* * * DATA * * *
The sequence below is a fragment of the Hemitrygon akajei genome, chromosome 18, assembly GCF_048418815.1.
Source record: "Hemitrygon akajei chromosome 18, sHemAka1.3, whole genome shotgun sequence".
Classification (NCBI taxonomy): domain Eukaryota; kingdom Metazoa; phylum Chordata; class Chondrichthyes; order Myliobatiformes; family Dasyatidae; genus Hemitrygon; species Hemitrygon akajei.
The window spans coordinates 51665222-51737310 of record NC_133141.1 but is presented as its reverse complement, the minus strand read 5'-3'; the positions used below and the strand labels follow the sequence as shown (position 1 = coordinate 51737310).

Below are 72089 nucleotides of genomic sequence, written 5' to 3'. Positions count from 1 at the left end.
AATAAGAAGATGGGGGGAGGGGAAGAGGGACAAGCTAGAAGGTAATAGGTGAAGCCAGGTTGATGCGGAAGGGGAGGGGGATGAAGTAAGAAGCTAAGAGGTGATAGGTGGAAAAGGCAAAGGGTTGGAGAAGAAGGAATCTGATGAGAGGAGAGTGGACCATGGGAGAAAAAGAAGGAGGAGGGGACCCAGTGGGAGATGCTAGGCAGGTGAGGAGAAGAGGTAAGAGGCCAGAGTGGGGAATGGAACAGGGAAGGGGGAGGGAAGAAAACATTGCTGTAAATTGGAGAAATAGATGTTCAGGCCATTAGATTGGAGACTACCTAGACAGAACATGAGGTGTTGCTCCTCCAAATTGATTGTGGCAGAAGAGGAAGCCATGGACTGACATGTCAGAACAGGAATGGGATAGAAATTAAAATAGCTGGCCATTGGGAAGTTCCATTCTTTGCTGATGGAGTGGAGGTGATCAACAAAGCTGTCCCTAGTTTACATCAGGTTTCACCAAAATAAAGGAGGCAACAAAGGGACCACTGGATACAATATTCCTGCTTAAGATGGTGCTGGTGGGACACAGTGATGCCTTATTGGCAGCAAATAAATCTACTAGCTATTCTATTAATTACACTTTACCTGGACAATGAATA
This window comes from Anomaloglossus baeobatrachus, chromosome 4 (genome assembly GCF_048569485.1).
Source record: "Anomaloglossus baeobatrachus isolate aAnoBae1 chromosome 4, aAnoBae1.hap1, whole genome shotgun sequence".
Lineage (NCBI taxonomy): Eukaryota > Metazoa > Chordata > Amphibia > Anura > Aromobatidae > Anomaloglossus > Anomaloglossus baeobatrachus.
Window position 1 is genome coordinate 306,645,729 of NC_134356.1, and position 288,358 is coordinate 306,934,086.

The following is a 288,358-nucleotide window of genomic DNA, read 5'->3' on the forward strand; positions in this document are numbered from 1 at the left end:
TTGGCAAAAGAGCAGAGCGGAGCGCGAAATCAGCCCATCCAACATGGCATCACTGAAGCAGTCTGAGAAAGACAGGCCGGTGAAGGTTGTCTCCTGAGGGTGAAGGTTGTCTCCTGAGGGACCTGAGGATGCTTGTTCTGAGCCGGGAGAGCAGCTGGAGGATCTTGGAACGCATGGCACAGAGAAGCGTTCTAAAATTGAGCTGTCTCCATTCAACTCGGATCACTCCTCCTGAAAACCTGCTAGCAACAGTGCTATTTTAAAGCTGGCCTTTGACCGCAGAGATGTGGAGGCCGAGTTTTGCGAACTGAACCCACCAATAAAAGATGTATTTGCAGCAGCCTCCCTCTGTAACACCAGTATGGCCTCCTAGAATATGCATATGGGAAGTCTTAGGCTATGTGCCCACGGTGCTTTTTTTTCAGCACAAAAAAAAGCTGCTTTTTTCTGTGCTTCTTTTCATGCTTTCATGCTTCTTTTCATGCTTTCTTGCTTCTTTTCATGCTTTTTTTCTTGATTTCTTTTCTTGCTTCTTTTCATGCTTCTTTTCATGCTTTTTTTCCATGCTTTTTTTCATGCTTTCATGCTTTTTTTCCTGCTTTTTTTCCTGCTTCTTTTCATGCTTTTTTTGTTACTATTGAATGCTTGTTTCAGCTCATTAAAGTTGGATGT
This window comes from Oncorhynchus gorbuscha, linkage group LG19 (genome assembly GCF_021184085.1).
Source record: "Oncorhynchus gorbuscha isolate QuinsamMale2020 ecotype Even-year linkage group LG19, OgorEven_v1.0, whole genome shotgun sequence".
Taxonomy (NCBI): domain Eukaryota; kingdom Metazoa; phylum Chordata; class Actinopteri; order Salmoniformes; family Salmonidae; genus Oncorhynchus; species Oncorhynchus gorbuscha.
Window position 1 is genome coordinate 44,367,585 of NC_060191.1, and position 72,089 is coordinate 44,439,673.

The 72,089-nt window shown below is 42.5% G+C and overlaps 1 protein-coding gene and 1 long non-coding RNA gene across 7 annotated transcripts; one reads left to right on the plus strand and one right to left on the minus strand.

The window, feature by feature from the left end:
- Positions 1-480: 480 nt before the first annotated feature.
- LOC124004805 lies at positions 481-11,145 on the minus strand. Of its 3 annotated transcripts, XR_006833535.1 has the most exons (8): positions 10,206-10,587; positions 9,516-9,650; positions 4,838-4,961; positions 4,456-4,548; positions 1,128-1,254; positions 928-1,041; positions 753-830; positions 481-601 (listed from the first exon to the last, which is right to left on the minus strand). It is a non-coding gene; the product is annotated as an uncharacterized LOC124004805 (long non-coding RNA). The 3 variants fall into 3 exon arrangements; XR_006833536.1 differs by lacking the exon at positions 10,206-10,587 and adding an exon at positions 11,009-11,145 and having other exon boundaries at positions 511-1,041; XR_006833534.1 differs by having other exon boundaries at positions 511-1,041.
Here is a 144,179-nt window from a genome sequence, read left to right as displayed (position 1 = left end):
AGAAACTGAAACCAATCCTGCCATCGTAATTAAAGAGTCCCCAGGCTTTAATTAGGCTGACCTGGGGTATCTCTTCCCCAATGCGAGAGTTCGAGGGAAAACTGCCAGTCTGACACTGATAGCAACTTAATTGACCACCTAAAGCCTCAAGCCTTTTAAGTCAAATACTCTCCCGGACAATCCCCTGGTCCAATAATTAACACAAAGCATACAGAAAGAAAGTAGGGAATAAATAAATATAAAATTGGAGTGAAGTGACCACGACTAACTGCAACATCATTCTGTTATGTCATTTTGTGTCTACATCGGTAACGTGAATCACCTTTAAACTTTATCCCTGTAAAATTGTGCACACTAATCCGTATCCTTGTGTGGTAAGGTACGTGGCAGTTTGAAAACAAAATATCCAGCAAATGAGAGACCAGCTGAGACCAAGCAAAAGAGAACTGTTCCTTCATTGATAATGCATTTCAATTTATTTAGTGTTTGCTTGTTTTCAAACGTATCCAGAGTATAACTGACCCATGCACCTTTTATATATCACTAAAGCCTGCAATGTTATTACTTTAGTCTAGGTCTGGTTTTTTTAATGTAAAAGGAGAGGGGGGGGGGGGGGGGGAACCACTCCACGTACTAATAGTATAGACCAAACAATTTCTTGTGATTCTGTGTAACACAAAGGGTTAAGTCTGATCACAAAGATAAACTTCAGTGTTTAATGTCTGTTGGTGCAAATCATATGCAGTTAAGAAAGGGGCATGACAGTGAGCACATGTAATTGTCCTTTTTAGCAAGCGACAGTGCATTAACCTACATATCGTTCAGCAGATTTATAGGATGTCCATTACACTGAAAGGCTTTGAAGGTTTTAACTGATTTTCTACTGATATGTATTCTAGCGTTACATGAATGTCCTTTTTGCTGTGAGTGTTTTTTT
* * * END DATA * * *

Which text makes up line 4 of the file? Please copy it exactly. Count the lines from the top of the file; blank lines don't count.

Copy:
The window spans coordinates 51665222-51737310 of record NC_133141.1 but is presented as its reverse complement, the minus strand read 5'-3'; the positions used below and the strand labels follow the sequence as shown (position 1 = coordinate 51737310).